Bringing Climate Change Claims to the Accountability Mechanisms of International Financial Institutions
As climate change litigation proliferates around the world, an assessment of what its role is and should be in transnational regulatory governance becomes important. International financial institutions have increasingly adopted environmental and social policies that require them to take environmental and social concerns into account. Concern over the implementation of these policies led environmental and human rights groups to advocate for the establishment of citizen-driven accountability mechanisms in those institutions. This chapter explores the potential use of such mechanisms in filing claims relating to climate impacts as an alternative to litigation. By focusing on the best known of these mechanisms, The World Bank Inspection Panel and the International Finance Corporation’s Compliance Advisor and Ombudsman, and by providing overviews of lesser known mechanisms, the chapter examines their impact on climate change and the importance of raising the profile of contributions to change made by international financial institutions.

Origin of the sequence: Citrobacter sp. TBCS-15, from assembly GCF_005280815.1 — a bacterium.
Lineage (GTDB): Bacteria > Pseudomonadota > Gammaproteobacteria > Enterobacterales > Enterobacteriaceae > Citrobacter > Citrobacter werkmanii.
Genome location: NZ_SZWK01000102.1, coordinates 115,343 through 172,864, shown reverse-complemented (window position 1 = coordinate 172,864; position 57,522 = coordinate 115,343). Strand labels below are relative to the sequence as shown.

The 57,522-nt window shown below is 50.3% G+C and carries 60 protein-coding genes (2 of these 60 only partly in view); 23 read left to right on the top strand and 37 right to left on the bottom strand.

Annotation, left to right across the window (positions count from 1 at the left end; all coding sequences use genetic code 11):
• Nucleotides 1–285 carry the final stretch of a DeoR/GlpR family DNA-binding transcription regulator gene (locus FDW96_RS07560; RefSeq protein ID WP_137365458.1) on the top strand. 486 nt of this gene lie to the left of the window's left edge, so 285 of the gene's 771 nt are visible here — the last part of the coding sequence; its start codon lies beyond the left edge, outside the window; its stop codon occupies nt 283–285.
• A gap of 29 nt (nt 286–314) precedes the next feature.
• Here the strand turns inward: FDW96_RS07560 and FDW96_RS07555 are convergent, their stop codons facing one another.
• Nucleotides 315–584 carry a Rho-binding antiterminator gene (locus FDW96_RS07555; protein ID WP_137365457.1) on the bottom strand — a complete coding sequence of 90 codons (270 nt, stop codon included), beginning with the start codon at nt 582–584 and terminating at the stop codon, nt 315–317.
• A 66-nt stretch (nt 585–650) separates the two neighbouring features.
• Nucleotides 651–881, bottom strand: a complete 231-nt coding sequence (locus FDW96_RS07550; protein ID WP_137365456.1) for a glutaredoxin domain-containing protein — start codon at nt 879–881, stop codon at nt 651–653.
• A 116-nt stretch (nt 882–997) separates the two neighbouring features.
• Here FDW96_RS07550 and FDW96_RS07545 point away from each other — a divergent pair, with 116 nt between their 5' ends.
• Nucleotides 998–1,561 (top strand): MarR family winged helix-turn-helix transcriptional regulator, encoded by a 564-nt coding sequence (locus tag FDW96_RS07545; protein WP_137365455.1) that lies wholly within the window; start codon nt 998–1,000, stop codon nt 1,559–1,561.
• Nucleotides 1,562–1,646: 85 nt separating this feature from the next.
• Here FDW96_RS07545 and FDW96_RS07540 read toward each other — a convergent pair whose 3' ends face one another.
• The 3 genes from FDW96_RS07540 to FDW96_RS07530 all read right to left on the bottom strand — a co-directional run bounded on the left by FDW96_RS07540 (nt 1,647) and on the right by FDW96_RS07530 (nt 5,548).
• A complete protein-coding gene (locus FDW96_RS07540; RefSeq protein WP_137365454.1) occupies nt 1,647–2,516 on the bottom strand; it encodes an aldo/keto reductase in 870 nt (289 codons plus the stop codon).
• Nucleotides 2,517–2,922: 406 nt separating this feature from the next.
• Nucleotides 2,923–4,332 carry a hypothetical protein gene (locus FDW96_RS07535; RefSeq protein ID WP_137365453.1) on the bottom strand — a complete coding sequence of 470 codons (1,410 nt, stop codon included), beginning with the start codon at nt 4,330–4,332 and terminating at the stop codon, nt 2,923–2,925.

Adjudicating Climate Change: State, National, and International Approaches
Cambridge University Press
Climate change, Global warming, International financial institutions, Accountability mechanisms
Environmental Law | Law | Law and Economics
Hunter, David and Jennifer Gleason. “Bringing Climate Change Claims to the Accountability Mechanisms of International Financial Institutions.” In Adjudicating Climate Change: State, National, and International Approaches, edited by W. Burns and H. Osofsky, 292-313. Cambridge, NY: Cambridge University Press, 2009.